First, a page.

the waning moon, a hard year; and the nearer the end of the moon, so much the worse." This saying is typical of a good many others. The fact that a festival is invariably selected, points to a purely superstitious origin, for we have no physical grounds for supposing a festival-day to determine the weather conditions which are to follow any more than an ordinary day. Unlike the tables we have been discussing, there is not even the semblance of scientific authority here. The chief agent is not physical, but religious. The moon is always either waxing or waning; it is her nature so to do. But that of itself signifies nothing; it is when Christmas happens upon a waxing or waning period that we have the critical combination.
Southey, in one of his letters, writes: "Poor Littledale has this day explained the cause of our late rains, which have prevailed for the last six weeks, by a theory which will probably be as new to you as it is to me. 'I have observed,' he says, 'that when the moon is turned upward, we have fine weather after it; but if it is turned down, then we have a wet season: and the reason, I think, is, that when it is turned down it holds no water, like a basin, you know, and then down it all comes.'" Southey found, upon inquiry, that this was a common notion in the lake district. George Eliot, as Mr. Harley points out, has a reference to the same fancy in "Adam Bede." If Jamieson's "Scottish Dictionary" is to be trusted, the same belief is exactly reversed in Scotland. Jamieson states that it is considered as an almost infallible presage of bad weather if the moon "lies sair on her back." Of the two forms of the saying, the English one is infinitely to be preferred, for it embodies rather a pretty idea, while the Scotch one is simply nonsensical. The moon might "lie sair on her back" were it she herself that was "bad," but scarcely on account of an approaching disturbance of the weather. To explain the conditions under which the crescent moon is tilted forward or backward, would require little short of a treatise on the lunar, and terrestrial motions, a digression for which we have no space; but it is sufficiently obvious that to attribute an influence to the "attitude" of the visible moon is open to the fatal objection that, like the "change," it is not a sudden but a gradual phenomenon, which ought to exercise its influence through all the stages of its progress, instead of only when a weather-wise person happens to notice it.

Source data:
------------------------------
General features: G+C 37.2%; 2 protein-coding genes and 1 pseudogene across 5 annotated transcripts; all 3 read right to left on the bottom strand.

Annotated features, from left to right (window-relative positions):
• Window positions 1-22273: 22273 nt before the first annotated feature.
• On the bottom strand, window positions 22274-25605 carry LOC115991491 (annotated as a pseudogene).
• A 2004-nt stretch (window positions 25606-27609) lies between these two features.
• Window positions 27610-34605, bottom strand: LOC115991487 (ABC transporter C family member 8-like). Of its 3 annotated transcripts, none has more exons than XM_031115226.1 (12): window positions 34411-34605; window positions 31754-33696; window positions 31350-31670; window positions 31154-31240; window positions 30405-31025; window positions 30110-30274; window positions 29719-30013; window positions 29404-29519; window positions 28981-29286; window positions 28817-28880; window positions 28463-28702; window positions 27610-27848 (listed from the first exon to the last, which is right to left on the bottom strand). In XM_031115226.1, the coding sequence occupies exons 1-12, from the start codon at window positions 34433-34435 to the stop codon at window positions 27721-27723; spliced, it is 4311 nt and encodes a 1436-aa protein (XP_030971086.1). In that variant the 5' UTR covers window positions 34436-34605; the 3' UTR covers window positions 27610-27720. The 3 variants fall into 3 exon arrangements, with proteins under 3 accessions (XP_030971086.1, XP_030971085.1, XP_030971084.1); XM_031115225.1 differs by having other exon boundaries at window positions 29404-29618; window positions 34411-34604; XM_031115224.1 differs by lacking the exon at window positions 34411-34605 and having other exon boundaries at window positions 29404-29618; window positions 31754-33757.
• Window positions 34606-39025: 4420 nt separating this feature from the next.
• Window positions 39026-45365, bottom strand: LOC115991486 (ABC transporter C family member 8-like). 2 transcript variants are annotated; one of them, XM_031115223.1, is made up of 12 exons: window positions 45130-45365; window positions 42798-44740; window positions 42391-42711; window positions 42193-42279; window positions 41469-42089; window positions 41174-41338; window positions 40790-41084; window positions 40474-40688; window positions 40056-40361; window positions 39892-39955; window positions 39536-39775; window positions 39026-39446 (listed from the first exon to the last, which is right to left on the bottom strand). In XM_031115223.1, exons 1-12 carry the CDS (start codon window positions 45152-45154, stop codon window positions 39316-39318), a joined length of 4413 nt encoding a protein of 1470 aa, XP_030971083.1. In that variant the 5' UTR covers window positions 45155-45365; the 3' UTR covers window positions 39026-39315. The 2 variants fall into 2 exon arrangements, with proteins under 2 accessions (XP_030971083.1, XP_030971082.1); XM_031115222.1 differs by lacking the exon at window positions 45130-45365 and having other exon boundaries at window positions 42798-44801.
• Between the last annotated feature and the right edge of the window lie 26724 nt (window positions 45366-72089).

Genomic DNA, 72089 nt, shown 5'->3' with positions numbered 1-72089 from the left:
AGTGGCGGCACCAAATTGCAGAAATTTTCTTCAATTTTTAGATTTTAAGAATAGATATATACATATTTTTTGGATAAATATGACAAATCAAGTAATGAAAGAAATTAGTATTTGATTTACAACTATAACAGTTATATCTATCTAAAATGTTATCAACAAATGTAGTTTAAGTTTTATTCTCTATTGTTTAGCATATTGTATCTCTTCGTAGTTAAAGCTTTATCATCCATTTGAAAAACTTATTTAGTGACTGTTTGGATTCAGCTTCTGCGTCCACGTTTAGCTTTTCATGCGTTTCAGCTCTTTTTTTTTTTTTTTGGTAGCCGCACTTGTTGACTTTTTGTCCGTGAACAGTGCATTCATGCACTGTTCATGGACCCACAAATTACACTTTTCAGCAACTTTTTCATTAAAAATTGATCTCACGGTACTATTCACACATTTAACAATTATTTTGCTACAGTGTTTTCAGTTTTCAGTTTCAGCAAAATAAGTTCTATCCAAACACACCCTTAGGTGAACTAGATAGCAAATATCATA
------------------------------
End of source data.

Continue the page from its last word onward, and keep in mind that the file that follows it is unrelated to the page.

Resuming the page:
One of the most curious, and certainly one of the most widespread, of all weather beliefs is that of the "Saturday moon." The notion is that when the new moon falls on a Saturday it is invariably followed by a period of wet and unsettled weather. The currency of this belief is remarkably wide. Not only is it found (more or less modified) in the folk-lore of England, Scotland, and Ireland, but it is held also by seamen of all nationalities. A traveler relates that he once heard it referred to by a Chinese pilot. And more than this, in 1848, a Dr. Forster announced to the Royal Astronomical Society, as the result of an